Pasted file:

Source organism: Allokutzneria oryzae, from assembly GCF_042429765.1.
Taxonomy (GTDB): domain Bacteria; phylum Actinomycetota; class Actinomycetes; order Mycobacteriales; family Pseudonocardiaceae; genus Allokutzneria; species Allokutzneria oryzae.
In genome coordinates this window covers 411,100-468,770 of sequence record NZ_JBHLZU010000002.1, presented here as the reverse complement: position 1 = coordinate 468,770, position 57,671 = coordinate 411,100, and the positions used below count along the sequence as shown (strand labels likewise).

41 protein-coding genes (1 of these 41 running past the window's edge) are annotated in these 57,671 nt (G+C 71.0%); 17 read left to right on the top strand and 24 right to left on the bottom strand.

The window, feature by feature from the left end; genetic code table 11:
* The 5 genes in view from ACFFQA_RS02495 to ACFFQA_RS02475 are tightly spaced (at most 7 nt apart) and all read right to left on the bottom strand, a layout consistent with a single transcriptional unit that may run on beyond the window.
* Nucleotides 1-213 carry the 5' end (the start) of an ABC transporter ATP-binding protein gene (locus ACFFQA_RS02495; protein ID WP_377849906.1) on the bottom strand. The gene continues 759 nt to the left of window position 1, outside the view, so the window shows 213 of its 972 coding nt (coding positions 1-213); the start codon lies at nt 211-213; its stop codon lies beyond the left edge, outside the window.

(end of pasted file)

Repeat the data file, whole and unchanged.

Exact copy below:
Source organism: Allokutzneria oryzae, from assembly GCF_042429765.1.
Taxonomy (GTDB): domain Bacteria; phylum Actinomycetota; class Actinomycetes; order Mycobacteriales; family Pseudonocardiaceae; genus Allokutzneria; species Allokutzneria oryzae.
In genome coordinates this window covers 411,100-468,770 of sequence record NZ_JBHLZU010000002.1, presented here as the reverse complement: position 1 = coordinate 468,770, position 57,671 = coordinate 411,100, and the positions used below count along the sequence as shown (strand labels likewise).

41 protein-coding genes (1 of these 41 running past the window's edge) are annotated in these 57,671 nt (G+C 71.0%); 17 read left to right on the top strand and 24 right to left on the bottom strand.

The window, feature by feature from the left end; genetic code table 11:
* The 5 genes in view from ACFFQA_RS02495 to ACFFQA_RS02475 are tightly spaced (at most 7 nt apart) and all read right to left on the bottom strand, a layout consistent with a single transcriptional unit that may run on beyond the window.
* Nucleotides 1-213 carry the 5' end (the start) of an ABC transporter ATP-binding protein gene (locus ACFFQA_RS02495; protein ID WP_377849906.1) on the bottom strand. The gene continues 759 nt to the left of window position 1, outside the view, so the window shows 213 of its 972 coding nt (coding positions 1-213); the start codon lies at nt 211-213; its stop codon lies beyond the left edge, outside the window.